A new kind of changing-look AGN?

Title: The 450 days X-ray monitoring of the changing-look AGN 1ES 1927+654

Authors: C. Ricci, M. Loewenstein, E. Kara, R. Remillard, B. Trakhtenbrot, I. Arcavi, K. C. Gendreau, Z. Arzoumanian, A. C. Fabian, R. Li, L. C. Ho, C. L. MacLeod, E. Cackett, D. Altamirano, P. Gandhi, P. Kosec, D. Pasham, J. Steiner, C.-H. Chan

First Author’s Institution: Núcleo de Astronomía de la Facultad de Ingeniería, Universidad Diego Portales, Av. Ejército Libertador 441, Santiago, Chile

Status: Accepted to ApJS.

Accreting supermassive black holes at the centers of galaxies are some of the most powerful objects in the Universe, outshining even their host galaxies. These active galactic nuclei (AGN) exhibit strong variability in their luminosity and emission lines. Some AGN show very broad emission lines in their spectra coming from high velocity gas orbiting near the black hole, while others only show narrow emission lines. AGN are typically classified based on the existence of these emission lines as Type-1 (broad emission) or Type-2 (no broad emission). Why some AGN don’t show broad lines in their spectra is still up for debate—some AGN, known as changing-look AGN, have been observed to actually switch types!

The subject of today’s paper is a nearby AGN called 1ES 1927+654, originally classified as Type-2, that was actually observed in the act of changing types. In early 2018, this AGN was observed to become optically brighter and later develop broad hydrogen emission lines. Today’s paper presents a monitoring campaign for 1ES 1927+654 over a period of 450 days in X-ray (XMM-Newton, NuSTAR, NICER) and UV (Swift) wavelengths showing some unusual X-ray properties.

The case of the missing corona

Most X-ray emission in AGN comes from the corona, a region of hot plasma surrounding the accretion disk. In X-ray spectra, this emission is typically described as a power-law with the addition of a blackbody from reprocessed emission.

The left panel of Figure 1 below shows the X-ray spectra of 1ES 1927+654 a few months after the appearance of optical broad emission lines (the changing-look event). This spectrum appears to be dominated by low energy X-rays producing blackbody emission and lacking the typically-observed power-law. Before the changing-look event, best-fit models of the AGN’s X-ray spectra had a significant contribution from a power-law—so what happened to this corona emission? 

Figure 1. X-ray spectra of the changing-look AGN. Left: June 2018 observations from XMM-Newton shown as blue and orange crosses. The best-fit model (red curve over the data) is separated into components presented as different colored dashed and dotted lines: blackbody (cyan), power-law (black), 2 gaussians (dark orange and green). The emission is dominated by the blackbody component. (Top panel of Figure 3 in the paper.) Right: December 2018 observations are shown as blue (XMM-Newton) and orange (NuSTAR) crosses. The emission shows more contribution from the power-law component. (Middle panel of Figure 3 in the paper.)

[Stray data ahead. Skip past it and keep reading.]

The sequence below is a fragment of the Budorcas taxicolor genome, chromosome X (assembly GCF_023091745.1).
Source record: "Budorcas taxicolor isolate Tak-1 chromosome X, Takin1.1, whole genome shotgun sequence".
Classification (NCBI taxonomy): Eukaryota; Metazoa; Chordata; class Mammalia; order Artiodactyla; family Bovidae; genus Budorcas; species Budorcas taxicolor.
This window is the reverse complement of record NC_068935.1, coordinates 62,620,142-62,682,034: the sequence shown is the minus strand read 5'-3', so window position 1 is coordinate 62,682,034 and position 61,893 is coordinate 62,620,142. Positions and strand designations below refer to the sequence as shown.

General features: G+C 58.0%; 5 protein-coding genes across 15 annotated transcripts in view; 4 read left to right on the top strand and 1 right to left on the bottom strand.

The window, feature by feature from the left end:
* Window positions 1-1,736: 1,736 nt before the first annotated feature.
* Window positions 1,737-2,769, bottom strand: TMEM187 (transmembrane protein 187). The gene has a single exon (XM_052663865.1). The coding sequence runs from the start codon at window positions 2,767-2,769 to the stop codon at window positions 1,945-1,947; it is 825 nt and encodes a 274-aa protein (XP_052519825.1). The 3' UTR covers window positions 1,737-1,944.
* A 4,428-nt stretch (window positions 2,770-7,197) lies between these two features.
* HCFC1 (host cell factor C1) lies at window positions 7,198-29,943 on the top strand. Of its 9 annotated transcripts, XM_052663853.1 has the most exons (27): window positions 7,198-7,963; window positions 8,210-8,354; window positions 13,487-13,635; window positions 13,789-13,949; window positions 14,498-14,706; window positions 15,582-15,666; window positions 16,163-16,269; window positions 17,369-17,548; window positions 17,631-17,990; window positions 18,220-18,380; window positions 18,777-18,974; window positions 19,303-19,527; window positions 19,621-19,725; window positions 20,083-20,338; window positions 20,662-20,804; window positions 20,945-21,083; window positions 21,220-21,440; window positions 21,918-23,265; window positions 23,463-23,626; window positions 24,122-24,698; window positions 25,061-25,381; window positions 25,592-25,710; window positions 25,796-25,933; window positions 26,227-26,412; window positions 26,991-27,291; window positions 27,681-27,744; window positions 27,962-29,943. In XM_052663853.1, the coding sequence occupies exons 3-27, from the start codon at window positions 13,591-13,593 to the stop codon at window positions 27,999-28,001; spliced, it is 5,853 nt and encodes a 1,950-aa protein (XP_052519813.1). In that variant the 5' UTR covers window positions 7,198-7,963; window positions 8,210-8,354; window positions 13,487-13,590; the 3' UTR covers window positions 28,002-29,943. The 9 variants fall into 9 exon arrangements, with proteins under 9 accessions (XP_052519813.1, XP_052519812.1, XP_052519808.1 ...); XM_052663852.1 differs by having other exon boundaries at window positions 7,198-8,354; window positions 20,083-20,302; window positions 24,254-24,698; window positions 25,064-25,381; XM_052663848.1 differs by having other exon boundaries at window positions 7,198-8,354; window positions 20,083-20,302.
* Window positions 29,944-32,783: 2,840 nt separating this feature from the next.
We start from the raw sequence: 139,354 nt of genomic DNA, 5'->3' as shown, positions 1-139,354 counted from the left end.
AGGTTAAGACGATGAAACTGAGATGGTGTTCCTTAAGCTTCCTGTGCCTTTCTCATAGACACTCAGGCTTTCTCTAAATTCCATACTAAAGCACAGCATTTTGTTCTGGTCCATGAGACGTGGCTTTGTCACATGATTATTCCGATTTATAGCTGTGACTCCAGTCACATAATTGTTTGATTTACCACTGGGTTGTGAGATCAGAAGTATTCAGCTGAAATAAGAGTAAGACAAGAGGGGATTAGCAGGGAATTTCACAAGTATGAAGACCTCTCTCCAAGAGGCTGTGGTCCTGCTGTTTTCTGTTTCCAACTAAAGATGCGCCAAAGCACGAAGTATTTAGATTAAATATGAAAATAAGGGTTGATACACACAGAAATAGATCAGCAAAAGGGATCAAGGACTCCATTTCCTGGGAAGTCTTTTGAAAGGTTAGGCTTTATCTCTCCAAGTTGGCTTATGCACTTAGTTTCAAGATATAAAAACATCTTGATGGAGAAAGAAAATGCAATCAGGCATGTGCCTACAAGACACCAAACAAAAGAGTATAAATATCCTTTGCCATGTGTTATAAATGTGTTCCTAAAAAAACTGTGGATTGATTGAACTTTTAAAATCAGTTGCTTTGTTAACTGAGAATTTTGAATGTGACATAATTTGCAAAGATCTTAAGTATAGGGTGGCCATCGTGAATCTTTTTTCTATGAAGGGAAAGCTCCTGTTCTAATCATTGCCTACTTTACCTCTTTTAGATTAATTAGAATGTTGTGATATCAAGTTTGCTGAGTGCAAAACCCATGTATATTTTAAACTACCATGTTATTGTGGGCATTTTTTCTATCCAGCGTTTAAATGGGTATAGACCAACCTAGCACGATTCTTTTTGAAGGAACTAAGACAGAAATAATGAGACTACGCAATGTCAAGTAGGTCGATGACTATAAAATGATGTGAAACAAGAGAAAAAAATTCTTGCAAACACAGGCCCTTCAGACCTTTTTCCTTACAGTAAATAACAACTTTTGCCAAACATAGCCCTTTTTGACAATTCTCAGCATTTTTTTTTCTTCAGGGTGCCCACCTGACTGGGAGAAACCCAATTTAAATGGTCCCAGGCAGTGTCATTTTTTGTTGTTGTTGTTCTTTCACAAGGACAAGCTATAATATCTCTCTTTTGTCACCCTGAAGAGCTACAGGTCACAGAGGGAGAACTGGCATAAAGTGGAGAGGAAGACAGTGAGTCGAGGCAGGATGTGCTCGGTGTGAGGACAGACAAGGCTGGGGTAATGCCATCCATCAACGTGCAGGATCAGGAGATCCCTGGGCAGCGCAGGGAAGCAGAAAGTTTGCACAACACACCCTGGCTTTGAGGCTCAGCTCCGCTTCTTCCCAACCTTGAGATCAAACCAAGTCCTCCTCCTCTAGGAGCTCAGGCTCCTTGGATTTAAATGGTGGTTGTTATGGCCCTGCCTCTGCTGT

Even more curious, later observations in December 2018 (right panel above) and May 2019 show 1ES 1927+654 becoming brighter and more of a power-law appearing at higher energies. Figure 2 below gives a more detailed look at the relative contribution from the corona emission (the power-law). This indicates that as the AGN becomes brighter, eventually the power-law actually dominates the emission just as it did before the changing look event! 

Figure 2. Ratio of the power-law and blackbody components of the X-ray emission vs the AGN luminosity for different observing dates. Data from previous work before the changing-look event is shown as green squares. Data from this paper is shown as blue circles (June 2018), red diamonds (December 2018) and black stars (May 2019). (Bottom left panel of Figure 13 in the paper.)

Other strange features of the observations are two unknown gaussian emission lines present in the spectra at 1 keV and 1.8 keV (Figure 1) as well as strong variability in the lightcurves (not shown here, see Figures 5 and 6 in the paper) that changes both in timescale and energy range for the different observing dates.   

A possible tidal disruption event

While observations of changing-look AGN are becoming more common, this disappearing corona emission had not been observed before. It’s possible that due to a catastrophic event, the corona was actually destroyed. 

One possible event that was proposed by the authors is that a star was tidally disrupted by the accretion disk, destroying the corona in the process. The reappearance of the power-law emission could also imply that the destroyed corona is in the process of forming again!

The authors suggest that these unusual X-ray characteristics could mean 1ES 1927+654 represents a new type of changing-look AGN. Future observations might begin finding more of these interesting AGN and help better understand supermassive black hole accretion.

Astrobite edited by Ciara Johnson

Featured image credit: NASA/CXC/M. Weiss


About Gloria Fonseca Alvarez

I'm a fifth year graduate student at the University of Connecticut. My research focuses on the inner environments of supermassive black holes. I am currently working on measuring black hole properties from the spectral energy distributions of quasars in the Sloan Digital Sky Survey. As a Nicaraguan astronomer, I am also involved in efforts to increase the participation of Central American students in astronomy research.

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